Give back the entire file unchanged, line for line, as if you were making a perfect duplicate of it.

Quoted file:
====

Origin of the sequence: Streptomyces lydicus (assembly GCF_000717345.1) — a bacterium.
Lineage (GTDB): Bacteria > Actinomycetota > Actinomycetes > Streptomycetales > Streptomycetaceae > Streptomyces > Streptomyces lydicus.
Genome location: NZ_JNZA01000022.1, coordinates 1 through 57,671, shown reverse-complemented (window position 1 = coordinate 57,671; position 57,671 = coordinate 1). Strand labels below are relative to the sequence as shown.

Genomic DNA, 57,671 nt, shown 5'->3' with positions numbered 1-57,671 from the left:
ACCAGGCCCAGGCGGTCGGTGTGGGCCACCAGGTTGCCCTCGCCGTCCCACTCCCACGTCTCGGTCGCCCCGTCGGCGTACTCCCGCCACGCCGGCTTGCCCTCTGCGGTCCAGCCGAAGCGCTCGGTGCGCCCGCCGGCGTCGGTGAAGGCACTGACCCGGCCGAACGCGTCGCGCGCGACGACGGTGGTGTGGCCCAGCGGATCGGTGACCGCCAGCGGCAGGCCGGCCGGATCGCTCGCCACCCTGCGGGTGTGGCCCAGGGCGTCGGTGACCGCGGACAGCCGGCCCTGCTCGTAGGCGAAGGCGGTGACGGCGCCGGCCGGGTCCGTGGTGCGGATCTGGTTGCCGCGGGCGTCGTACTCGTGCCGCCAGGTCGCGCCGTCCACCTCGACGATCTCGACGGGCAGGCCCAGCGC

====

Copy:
Origin of the sequence: Streptomyces lydicus (assembly GCF_000717345.1) — a bacterium.
Lineage (GTDB): Bacteria > Actinomycetota > Actinomycetes > Streptomycetales > Streptomycetaceae > Streptomyces > Streptomyces lydicus.
Genome location: NZ_JNZA01000022.1, coordinates 1 through 57,671, shown reverse-complemented (window position 1 = coordinate 57,671; position 57,671 = coordinate 1). Strand labels below are relative to the sequence as shown.

Genomic DNA, 57,671 nt, shown 5'->3' with positions numbered 1-57,671 from the left:
ACCAGGCCCAGGCGGTCGGTGTGGGCCACCAGGTTGCCCTCGCCGTCCCACTCCCACGTCTCGGTCGCCCCGTCGGCGTACTCCCGCCACGCCGGCTTGCCCTCTGCGGTCCAGCCGAAGCGCTCGGTGCGCCCGCCGGCGTCGGTGAAGGCACTGACCCGGCCGAACGCGTCGCGCGCGACGACGGTGGTGTGGCCCAGCGGATCGGTGACCGCCAGCGGCAGGCCGGCCGGATCGCTCGCCACCCTGCGGGTGTGGCCCAGGGCGTCGGTGACCGCGGACAGCCGGCCCTGCTCGTAGGCGAAGGCGGTGACGGCGCCGGCCGGGTCCGTGGTGCGGATCTGGTTGCCGCGGGCGTCGTACTCGTGCCGCCAGGTCGCGCCGTCCACCTCGACGATCTCGACGGGCAGGCCCAGCGC